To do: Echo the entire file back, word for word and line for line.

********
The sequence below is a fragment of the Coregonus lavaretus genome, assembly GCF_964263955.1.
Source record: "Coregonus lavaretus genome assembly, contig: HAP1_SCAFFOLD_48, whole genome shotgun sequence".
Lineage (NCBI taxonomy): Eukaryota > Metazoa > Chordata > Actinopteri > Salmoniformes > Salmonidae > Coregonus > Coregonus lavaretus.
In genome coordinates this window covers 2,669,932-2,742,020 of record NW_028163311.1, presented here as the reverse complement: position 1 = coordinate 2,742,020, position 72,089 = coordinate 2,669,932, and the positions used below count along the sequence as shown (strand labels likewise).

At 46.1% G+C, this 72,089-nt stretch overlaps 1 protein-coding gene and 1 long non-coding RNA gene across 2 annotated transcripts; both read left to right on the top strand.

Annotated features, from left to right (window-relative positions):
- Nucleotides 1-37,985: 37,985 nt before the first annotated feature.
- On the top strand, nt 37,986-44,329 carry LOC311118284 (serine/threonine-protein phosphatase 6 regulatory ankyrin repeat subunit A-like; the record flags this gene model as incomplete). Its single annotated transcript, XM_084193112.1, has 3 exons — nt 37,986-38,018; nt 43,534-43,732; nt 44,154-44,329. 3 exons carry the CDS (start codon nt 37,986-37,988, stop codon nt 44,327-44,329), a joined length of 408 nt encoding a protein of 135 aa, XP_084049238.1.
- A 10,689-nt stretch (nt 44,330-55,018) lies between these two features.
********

The sequence below is a fragment of the Coregonus lavaretus genome, assembly GCF_964263955.1.
Source record: "Coregonus lavaretus genome assembly, contig: HAP1_SCAFFOLD_48, whole genome shotgun sequence".
Lineage (NCBI taxonomy): Eukaryota > Metazoa > Chordata > Actinopteri > Salmoniformes > Salmonidae > Coregonus > Coregonus lavaretus.
In genome coordinates this window covers 2,669,932-2,742,020 of record NW_028163311.1, presented here as the reverse complement: position 1 = coordinate 2,742,020, position 72,089 = coordinate 2,669,932, and the positions used below count along the sequence as shown (strand labels likewise).

At 46.1% G+C, this 72,089-nt stretch overlaps 1 protein-coding gene and 1 long non-coding RNA gene across 2 annotated transcripts; both read left to right on the top strand.

Annotated features, from left to right (window-relative positions):
- Nucleotides 1-37,985: 37,985 nt before the first annotated feature.
- On the top strand, nt 37,986-44,329 carry LOC311118284 (serine/threonine-protein phosphatase 6 regulatory ankyrin repeat subunit A-like; the record flags this gene model as incomplete). Its single annotated transcript, XM_084193112.1, has 3 exons — nt 37,986-38,018; nt 43,534-43,732; nt 44,154-44,329. 3 exons carry the CDS (start codon nt 37,986-37,988, stop codon nt 44,327-44,329), a joined length of 408 nt encoding a protein of 135 aa, XP_084049238.1.
- A 10,689-nt stretch (nt 44,330-55,018) lies between these two features.